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Market Crash: 2 Top Canadian Dividend Stocks to Buy in a Market Correction

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Equity markets are starting to giving back some of the big gains enjoyed over the past year, and that is finally providing Canadian RRSP and TFSA investors with an opportunity to pick up some top dividend stocks at cheap prices.

What’s going on?

Fears that the Coronavirus will spread extensively beyond China are causing investors to book profits and shift money to safe-haven assets, including gold and government bonds.

The end result could be an extended market correction that ensnares stocks across most industries and segments. The concern is that the global economy might be hit hard this year. Indeed, the head of the IMF recently warned about the economic impact and many global companies are already sending out revenue and earnings warnings for the first part of 2020.

Buying stocks when the rest of the market is selling takes courage, but contrarian investors with a buy-and-hold strategy can take advantage of the dips. Let’s look at two top TSX Index dividend stocks that deserve to be on your TFSA or RRSP radar right now.

Royal Bank of Canada

Royal Bank of Canada (TSX:RY)(NYSE:RY) just reported solid results for fiscal Q1 2020. The bank generated adjusted net income of $3.5 billion in the three-month period compared to $3.2 billion in Q1 2019.

The return on equity (ROE) was a healthy 17.6%. To put this into perspective, the U.S. banks normally deliver average ROE of 10-12%. Euro area banks are only seeing average ROE of about 6%.

Royal Bank is well capitalized with a CET1 ratio of 12%. This means it has the financial capacity to ride out a meaningful downturn. The effects of the Coronavirus are still unknown, but it is unlikely the global impact will be as dire as we saw during the financial crisis.

Royal Bank received 62% of its revenue from the Canadian operations in the past 12 months. The U.S. added 23%, and the international businesses chipped in 15%. On a segment basis, the personal and commercial banking activities contributed 49% of earnings. Capital markets added 23%, wealth management provided 20% and the rest came from insurance and investor and treasury services. The balanced revenue stream is a large contributor to Royal Bank’s success.

The board just raised the quarterly dividend by $0.03 to $1.08 per share. That’s good for a yield of 4%.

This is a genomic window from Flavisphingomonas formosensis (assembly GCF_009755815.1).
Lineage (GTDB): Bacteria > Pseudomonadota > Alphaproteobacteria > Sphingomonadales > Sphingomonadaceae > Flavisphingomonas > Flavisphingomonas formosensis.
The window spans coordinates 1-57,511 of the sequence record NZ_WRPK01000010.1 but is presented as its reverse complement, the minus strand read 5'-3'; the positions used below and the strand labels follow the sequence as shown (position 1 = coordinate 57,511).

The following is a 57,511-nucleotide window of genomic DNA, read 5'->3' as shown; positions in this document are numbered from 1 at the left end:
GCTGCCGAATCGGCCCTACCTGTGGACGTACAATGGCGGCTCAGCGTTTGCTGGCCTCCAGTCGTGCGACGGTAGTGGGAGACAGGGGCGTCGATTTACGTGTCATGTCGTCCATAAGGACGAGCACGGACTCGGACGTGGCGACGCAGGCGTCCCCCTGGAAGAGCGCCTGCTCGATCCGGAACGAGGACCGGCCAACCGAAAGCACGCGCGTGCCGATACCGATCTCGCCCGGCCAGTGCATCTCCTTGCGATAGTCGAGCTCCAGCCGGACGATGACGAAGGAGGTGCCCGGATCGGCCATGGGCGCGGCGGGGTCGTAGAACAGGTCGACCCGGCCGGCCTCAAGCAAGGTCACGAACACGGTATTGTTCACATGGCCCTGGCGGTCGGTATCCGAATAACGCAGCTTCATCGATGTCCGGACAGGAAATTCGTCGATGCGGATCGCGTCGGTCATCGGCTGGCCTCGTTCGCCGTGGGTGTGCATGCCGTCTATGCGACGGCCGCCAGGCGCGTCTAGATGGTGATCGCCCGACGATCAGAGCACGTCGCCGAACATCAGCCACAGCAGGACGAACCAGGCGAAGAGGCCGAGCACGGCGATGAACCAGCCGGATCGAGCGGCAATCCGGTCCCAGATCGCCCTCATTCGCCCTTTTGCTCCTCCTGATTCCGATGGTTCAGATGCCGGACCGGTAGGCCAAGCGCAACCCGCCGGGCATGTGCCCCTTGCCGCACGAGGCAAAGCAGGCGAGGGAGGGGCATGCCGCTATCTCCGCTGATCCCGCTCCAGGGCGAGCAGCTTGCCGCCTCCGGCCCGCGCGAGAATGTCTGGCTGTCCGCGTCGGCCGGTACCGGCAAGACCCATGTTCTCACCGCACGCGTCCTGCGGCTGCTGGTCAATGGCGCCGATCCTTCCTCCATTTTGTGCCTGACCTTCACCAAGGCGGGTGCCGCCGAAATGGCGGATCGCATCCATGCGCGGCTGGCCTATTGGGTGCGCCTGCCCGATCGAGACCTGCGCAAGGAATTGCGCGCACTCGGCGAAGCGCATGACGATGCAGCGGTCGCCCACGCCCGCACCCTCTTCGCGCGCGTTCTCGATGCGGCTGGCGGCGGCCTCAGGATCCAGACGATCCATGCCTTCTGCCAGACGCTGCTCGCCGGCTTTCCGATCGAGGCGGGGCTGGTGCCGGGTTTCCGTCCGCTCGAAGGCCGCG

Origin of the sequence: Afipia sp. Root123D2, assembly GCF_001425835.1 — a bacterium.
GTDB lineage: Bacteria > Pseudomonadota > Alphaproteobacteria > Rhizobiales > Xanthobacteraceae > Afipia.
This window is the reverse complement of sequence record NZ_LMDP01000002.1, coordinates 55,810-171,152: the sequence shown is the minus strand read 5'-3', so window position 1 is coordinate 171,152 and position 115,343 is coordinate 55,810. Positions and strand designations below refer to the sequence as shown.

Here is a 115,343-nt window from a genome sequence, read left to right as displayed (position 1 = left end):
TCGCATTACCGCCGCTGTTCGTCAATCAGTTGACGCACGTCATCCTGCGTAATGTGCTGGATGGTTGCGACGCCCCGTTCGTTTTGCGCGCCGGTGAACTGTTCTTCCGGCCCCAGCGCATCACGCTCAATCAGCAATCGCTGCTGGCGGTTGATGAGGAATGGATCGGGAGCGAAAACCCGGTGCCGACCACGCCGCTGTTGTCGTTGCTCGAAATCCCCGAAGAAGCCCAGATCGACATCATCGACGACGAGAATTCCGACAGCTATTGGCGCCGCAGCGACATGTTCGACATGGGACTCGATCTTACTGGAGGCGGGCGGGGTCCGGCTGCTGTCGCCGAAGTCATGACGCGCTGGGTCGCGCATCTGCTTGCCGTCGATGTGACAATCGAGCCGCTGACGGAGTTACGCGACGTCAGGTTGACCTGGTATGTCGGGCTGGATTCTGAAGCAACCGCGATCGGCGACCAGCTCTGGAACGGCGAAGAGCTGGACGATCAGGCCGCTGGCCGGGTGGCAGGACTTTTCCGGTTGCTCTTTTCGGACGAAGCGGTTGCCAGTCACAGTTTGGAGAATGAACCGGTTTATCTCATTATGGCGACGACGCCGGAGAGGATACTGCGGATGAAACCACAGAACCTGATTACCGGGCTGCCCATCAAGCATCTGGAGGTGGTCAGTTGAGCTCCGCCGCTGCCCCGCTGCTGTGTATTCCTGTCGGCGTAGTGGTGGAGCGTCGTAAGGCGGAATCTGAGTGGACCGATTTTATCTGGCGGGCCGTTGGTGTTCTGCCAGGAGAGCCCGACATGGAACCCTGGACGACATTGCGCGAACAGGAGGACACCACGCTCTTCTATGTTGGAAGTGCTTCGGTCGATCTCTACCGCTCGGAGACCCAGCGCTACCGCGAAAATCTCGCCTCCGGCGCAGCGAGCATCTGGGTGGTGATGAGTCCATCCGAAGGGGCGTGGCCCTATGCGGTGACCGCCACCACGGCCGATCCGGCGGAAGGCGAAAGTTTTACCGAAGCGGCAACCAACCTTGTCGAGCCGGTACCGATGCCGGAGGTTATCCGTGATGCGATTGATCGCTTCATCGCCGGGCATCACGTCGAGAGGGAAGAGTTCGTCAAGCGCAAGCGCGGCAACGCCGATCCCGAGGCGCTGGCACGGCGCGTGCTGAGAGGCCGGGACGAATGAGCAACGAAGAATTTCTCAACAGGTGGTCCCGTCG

Suncor Energy (TSX:SU)(NYSE:SU) is Canada’s largest integrated energy company with assets that range from oil sands and offshore oil production to refineries and retail operations.

The price of WTI oil is down from US$63 per barrel in early January to US$51 at the time of writing. The pullback is primarily attributed to concerns that the Coronavirus outbreak in China will significantly reduce the amount of oil the country buys in the coming months.

As a result, Suncor’s share price is down to $39 from $45 last month, and the dividend now provides a yield of 4.8%.

The stock already appears attractive at the current level, and any additional downside should be viewed as an opportunity to add to the position.

Suncor has a strong balance sheet and can use its financial firepower to add production and resources when the market hits a rough patch. The company then benefits when oil prices recover. The board just raised the dividend by 11% for 2020 and confirmed a share-buyback program of up to $2 billion over the next 12 months.

The bottom line

Royal Bank and Suncor are leaders in their respective industries and have strong track records of providing reliable dividends through difficult times. Suncor already appears oversold, and Royal Bank deserves to be on your radar in the event the stock pulls back in a meaningful way.

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This article represents the opinion of the writer, who may disagree with the “official” recommendation position of a Motley Fool premium service or advisor. We’re Motley! Questioning an investing thesis — even one of our own — helps us all think critically about investing and make decisions that help us become smarter, happier, and richer, so we sometimes publish articles that may not be in line with recommendations, rankings or other content.

Fool contributor Andrew Walker has no position in any stock mentioned.

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